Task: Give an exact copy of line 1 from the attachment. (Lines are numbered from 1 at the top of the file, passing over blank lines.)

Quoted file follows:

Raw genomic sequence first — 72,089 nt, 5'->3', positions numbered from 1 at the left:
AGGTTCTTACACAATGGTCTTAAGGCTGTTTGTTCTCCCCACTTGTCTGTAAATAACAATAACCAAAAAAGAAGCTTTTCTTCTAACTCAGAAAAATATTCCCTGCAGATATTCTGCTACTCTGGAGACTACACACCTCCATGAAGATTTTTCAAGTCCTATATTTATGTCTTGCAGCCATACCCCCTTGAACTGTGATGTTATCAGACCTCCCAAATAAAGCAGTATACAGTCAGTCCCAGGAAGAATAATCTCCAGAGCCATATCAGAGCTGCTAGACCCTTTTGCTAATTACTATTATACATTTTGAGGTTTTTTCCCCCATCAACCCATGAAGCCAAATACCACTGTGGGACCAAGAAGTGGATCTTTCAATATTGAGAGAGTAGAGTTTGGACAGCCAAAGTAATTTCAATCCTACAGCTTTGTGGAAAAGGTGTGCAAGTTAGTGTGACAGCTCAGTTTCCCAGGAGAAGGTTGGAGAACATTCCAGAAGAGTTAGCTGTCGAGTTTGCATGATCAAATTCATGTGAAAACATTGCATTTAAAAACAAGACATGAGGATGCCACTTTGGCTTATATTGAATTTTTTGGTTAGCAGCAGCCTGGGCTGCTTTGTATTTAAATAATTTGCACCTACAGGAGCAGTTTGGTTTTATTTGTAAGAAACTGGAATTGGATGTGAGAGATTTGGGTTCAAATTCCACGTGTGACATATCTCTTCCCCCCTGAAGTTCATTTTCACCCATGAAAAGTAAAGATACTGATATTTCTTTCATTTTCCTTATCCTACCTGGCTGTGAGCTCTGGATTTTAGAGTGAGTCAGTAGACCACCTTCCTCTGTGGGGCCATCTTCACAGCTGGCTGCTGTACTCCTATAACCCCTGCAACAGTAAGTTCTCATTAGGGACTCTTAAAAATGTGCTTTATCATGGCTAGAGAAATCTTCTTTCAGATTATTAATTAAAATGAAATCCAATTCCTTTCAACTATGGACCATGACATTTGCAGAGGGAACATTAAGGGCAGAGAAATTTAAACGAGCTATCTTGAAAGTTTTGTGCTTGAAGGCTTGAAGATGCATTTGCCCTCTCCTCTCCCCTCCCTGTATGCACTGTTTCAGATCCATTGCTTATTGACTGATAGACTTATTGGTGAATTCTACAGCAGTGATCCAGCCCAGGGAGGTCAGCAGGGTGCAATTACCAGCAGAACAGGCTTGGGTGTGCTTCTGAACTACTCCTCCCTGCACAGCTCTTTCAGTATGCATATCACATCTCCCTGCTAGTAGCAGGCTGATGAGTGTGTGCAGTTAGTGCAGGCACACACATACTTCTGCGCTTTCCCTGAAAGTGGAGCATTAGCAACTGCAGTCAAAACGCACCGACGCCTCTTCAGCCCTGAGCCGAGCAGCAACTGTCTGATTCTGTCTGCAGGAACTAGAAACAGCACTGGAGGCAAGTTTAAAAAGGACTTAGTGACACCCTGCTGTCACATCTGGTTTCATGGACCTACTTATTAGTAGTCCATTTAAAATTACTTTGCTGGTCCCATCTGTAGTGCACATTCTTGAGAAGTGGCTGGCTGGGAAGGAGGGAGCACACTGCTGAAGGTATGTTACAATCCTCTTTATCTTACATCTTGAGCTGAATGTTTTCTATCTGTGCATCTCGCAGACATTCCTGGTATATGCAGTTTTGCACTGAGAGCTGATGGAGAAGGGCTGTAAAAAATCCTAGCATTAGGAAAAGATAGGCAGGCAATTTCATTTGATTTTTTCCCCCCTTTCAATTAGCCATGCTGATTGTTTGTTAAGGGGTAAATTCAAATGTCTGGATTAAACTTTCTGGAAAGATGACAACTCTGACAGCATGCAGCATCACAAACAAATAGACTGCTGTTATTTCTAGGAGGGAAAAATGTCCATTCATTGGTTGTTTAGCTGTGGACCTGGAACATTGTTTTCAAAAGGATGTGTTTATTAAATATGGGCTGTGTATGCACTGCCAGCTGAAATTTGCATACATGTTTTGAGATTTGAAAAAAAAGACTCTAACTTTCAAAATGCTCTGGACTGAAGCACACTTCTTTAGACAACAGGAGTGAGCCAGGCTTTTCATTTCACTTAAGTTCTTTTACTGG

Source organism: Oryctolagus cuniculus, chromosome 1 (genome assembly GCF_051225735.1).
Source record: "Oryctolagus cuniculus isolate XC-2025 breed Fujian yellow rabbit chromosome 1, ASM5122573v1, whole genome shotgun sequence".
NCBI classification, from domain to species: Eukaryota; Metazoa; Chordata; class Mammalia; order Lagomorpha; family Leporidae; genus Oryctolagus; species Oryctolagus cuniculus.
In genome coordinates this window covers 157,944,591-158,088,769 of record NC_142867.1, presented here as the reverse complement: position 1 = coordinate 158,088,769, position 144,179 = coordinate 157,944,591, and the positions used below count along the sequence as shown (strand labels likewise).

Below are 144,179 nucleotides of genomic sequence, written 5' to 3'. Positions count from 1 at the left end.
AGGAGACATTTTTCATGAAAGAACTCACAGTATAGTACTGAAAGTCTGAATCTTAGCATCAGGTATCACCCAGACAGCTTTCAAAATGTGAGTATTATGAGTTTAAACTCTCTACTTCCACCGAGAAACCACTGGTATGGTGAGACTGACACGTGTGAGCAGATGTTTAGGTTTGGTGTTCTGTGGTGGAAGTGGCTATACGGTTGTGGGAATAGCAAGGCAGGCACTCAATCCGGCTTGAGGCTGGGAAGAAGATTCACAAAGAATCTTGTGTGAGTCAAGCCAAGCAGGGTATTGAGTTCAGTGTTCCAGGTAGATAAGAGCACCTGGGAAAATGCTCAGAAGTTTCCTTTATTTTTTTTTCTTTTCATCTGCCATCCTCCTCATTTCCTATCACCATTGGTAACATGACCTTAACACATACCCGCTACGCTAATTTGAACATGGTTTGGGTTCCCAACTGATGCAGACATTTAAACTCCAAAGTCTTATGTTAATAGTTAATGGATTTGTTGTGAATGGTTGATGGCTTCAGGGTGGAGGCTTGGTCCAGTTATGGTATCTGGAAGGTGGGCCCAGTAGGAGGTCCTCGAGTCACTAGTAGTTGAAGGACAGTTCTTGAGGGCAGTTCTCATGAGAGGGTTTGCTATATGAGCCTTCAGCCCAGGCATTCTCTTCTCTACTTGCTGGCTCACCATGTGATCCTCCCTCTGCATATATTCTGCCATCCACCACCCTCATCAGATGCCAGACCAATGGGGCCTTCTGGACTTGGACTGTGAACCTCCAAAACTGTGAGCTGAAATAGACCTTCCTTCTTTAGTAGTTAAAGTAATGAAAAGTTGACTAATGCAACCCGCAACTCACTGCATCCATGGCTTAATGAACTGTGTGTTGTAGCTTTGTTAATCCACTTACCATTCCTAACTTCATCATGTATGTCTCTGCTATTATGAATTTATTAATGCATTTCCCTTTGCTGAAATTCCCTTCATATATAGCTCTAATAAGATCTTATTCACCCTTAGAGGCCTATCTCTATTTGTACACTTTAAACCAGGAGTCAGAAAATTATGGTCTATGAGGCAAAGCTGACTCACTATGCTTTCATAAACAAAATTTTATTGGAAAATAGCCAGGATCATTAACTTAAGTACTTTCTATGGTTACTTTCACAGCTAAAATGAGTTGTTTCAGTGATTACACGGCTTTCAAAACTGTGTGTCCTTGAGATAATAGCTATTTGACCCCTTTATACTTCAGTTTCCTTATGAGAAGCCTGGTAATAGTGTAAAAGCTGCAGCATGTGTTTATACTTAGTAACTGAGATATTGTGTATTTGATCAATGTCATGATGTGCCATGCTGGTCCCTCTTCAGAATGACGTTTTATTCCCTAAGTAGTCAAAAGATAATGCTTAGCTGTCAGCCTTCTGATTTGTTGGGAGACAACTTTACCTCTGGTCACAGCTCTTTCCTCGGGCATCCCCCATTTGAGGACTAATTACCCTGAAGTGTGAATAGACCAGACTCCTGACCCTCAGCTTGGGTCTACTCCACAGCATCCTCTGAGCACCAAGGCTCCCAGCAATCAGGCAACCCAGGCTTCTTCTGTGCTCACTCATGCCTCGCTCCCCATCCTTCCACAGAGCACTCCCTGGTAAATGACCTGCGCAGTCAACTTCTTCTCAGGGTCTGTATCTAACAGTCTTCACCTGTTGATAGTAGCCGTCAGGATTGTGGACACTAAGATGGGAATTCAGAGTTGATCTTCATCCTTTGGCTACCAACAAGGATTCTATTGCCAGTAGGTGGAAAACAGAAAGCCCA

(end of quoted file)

Raw genomic sequence first — 72,089 nt, 5'->3', positions numbered from 1 at the left: